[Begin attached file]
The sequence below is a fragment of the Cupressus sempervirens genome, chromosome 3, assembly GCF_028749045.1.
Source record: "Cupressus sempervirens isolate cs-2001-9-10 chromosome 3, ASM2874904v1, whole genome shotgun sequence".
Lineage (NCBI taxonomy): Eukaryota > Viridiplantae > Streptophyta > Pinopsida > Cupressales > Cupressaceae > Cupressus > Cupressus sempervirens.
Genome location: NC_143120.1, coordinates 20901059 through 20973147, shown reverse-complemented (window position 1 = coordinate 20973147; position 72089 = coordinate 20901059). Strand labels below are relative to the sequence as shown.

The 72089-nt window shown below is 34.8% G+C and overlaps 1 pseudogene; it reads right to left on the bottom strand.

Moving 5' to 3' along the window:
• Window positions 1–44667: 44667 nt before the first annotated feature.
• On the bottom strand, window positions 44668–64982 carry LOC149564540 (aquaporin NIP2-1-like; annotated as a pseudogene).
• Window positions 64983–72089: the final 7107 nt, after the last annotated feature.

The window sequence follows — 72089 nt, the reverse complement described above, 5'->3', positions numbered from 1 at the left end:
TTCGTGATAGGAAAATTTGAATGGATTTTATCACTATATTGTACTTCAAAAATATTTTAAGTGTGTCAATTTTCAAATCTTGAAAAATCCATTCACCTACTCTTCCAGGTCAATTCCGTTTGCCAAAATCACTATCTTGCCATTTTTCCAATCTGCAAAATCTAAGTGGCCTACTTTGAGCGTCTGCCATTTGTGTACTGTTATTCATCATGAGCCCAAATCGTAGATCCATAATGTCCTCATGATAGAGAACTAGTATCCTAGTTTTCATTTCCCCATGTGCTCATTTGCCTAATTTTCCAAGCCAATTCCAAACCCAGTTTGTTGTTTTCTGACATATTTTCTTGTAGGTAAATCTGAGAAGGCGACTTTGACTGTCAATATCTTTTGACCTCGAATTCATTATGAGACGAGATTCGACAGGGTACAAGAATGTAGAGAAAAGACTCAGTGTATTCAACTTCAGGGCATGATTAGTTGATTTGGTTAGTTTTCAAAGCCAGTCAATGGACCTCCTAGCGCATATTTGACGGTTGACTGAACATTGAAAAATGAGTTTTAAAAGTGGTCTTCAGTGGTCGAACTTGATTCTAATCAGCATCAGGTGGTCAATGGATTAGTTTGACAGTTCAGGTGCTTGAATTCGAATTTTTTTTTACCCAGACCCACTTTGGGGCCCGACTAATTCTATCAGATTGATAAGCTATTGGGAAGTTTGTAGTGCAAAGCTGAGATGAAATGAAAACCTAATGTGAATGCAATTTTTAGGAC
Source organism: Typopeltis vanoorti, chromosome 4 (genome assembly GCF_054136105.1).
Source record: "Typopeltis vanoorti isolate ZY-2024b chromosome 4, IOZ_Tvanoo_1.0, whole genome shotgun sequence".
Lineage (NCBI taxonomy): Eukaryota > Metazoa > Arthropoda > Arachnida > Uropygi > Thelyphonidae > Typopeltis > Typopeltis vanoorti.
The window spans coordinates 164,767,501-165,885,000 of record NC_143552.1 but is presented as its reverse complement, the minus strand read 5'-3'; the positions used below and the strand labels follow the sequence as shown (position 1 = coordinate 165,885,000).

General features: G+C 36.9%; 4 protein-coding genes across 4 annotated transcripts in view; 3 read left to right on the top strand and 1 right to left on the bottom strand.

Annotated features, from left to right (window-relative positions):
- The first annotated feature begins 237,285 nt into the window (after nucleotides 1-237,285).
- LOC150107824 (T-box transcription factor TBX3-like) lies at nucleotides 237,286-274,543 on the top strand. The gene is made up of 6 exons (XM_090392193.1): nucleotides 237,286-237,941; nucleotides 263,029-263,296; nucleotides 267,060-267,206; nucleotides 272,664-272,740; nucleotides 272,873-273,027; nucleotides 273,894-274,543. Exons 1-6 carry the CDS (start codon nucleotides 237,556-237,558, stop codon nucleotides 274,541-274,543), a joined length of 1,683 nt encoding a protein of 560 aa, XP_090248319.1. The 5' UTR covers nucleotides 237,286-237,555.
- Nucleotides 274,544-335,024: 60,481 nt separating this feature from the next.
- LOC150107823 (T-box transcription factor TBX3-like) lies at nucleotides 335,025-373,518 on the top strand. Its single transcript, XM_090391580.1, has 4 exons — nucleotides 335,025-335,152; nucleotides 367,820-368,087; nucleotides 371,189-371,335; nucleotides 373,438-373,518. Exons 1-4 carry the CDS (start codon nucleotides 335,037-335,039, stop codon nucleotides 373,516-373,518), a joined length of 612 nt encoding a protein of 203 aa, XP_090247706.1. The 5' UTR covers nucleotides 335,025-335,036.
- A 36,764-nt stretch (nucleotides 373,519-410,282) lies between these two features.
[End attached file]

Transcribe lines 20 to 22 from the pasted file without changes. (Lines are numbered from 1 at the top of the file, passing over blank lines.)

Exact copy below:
- Nucleotides 274,544-335,024: 60,481 nt separating this feature from the next.
- LOC150107823 (T-box transcription factor TBX3-like) lies at nucleotides 335,025-373,518 on the top strand. Its single transcript, XM_090391580.1, has 4 exons — nucleotides 335,025-335,152; nucleotides 367,820-368,087; nucleotides 371,189-371,335; nucleotides 373,438-373,518. Exons 1-4 carry the CDS (start codon nucleotides 335,037-335,039, stop codon nucleotides 373,516-373,518), a joined length of 612 nt encoding a protein of 203 aa, XP_090247706.1. The 5' UTR covers nucleotides 335,025-335,036.
- A 36,764-nt stretch (nucleotides 373,519-410,282) lies between these two features.